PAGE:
What Do the Different Stages of Cancer Mean?

In diagnosing patients with cancer, healthcare providers use a staging system. This system refers to how advanced the cancerous cells and tumors are, within the body, and the extent the cancer has spread to other tissues and cells in different areas of the body.

Different Stages of CancerIn addition, these stages provide useful information for the patient, the family, and the doctor, including:

  • Developing an appropriate treatment plan, such as consulting with a Los Angeles surgeon.
  • Identifying other treatment options available, like new clinical trials and new surgical procedures.
  • Helping you understand the severity of the cancer, potential to recover (go into remission), and survival rate.

There are two common types of staging systems used: The TNM system and the numerical system.

The TNM Staging System

This system incorporates three categories to better describe specific information about the cancer using various testing procedures.

  • Tumor (T) – The size and location of the tumor and how far it has spread.
  • Lymph Nodes (N) – If the cancer has spread and has infected the lymph nodes.
  • Metastasis (M) – If the cancer has spread to other parts of the body.

The TNM staging system can include other letters or numbers to provide further details about the cancer. However, it is not used for all types of cancers. In addition, when discussing your cancer with your physician, they may use the numerical staging system instead.

Numerical Staging System The Numerical Staging System

With this system, there are 5 stages of cancer that can be assigned based on diagnostic information, as well as the TNM staging classification assigned to your cancer. The numerical staging sequence begins at Stage 0 and goes through Stage 4.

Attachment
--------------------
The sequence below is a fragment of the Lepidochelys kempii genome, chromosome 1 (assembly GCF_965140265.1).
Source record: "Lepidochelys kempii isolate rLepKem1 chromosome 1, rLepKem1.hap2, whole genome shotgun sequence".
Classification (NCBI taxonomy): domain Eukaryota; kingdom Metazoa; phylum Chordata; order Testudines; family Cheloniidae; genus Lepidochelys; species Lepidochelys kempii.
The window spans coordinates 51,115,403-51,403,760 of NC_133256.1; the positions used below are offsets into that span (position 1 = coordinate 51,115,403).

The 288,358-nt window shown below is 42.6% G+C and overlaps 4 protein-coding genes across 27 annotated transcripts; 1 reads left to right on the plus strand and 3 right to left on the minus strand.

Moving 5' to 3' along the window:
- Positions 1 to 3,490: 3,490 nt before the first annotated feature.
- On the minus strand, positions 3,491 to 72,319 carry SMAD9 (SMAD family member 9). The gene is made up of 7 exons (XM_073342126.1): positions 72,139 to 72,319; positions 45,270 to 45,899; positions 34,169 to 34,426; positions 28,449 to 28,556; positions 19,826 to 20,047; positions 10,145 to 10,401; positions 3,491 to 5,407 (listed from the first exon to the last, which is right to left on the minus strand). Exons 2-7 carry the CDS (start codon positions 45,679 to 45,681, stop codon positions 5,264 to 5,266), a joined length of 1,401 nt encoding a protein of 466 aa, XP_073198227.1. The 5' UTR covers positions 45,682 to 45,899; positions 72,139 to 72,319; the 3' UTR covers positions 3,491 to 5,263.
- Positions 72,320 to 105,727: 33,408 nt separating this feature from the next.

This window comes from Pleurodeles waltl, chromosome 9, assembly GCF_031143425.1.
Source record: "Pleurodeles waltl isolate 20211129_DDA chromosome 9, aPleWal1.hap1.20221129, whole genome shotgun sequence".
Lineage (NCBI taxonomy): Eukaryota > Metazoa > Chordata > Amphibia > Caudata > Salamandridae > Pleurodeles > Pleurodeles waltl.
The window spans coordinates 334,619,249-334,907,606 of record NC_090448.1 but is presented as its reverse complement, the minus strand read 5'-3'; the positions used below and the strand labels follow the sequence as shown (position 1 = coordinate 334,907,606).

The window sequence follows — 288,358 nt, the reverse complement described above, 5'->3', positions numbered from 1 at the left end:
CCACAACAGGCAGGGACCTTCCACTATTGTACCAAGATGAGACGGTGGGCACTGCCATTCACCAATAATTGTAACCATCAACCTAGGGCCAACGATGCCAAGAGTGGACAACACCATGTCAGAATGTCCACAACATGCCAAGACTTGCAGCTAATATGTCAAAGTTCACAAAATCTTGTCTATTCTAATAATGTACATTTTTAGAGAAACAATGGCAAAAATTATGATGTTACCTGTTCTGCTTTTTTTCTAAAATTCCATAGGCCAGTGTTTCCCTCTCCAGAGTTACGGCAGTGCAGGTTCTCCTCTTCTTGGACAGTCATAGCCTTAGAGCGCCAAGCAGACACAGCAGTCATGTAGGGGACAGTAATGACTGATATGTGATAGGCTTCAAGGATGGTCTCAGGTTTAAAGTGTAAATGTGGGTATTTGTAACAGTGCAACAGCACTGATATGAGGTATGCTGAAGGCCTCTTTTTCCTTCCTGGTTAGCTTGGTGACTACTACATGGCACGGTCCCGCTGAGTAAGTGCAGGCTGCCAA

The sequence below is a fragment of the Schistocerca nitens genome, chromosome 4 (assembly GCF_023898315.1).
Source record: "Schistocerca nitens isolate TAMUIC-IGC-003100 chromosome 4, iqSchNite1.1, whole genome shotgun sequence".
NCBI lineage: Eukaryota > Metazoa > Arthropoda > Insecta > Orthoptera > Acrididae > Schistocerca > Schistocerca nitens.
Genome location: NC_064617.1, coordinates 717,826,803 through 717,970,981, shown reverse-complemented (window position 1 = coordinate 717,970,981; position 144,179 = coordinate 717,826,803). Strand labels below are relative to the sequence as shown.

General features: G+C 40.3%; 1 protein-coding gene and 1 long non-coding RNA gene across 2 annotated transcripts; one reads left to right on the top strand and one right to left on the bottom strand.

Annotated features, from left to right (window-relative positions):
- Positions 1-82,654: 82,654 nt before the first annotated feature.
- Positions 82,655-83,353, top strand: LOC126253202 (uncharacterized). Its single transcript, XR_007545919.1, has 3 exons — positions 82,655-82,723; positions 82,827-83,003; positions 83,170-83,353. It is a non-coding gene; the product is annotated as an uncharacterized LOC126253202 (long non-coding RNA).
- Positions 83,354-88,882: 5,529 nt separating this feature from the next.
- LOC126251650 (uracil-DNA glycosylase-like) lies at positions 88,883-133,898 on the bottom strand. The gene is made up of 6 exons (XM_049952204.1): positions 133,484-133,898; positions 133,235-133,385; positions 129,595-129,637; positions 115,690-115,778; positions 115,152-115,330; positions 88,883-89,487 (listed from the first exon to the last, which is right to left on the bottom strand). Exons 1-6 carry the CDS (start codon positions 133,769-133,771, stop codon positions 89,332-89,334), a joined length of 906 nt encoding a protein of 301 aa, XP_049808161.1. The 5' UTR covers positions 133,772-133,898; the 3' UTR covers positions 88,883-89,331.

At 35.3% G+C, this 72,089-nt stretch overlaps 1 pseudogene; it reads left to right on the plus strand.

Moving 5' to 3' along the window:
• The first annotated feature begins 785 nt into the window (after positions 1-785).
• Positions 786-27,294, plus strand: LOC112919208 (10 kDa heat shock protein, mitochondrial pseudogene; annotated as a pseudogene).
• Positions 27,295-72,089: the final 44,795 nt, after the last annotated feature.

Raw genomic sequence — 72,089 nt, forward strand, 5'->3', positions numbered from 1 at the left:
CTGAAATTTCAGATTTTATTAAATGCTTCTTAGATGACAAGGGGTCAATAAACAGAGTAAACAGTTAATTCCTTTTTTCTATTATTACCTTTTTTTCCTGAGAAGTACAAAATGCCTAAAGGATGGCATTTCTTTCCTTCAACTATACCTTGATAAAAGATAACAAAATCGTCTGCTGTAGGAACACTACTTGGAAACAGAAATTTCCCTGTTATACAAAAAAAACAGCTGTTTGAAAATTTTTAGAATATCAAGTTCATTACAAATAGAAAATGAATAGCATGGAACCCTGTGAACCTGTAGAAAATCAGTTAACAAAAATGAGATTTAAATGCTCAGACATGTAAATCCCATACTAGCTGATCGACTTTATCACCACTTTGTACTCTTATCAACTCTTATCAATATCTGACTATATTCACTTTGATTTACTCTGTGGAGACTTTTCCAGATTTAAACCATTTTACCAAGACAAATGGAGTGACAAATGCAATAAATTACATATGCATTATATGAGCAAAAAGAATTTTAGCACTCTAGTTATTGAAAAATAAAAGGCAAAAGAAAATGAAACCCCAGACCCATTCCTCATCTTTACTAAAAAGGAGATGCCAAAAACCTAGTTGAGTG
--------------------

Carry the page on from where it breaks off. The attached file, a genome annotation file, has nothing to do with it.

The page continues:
• Stage 0 – Most cancers at this stage are treatable, with high success rates. Stage 0 indicates the cancerous cells are still situated in the location where they first formed and may be referred to as “in-situ” cancer by your doctor.
  • Stage 1 –The cancer still has not spread to other areas of the body or the lymph nodes. The cancerous cells are typically bunched together and still contained within the original organ or tissues. Even at Stage 1, the cancer is still treatable with successful rates.
  • Stage 2 – At this stage, the cancerous cells may have started forming tumors, and have started to spread into nearby tissues or the lymph nodes in the area near the tumor. There are viable treatments with potential successful outcomes and survival rates, depending on the type of cancer.
  • Stage 3 – Once cancer progresses to this stage, it has spread into the lymph nodes and nearby tissues. Treatments for Stage 3 cancers can be aggressive, with exceptional survival rates, again based on the type of cancer.
  • Stage 4 – This stage is where the cancer has now metastasized and spread to other areas of the body and possibly other organs. This stage is one of the most difficult to treat but, with the right treatments, survival is still possible, depending on the location and type of cancer.

To learn more about surgical procedures and treatments for various types of cancers at different stages, please feel free to contact the Surgery Group of Los Angeles at 310.289.1518 now.

Sources

1. http://www.cancerresearchuk.org/about-cancer/what-is-cancer/stages-of-cancer

2. https://www.cancerinstitute.org.au/understanding-cancer/what-are-the-different-stages-of-cancer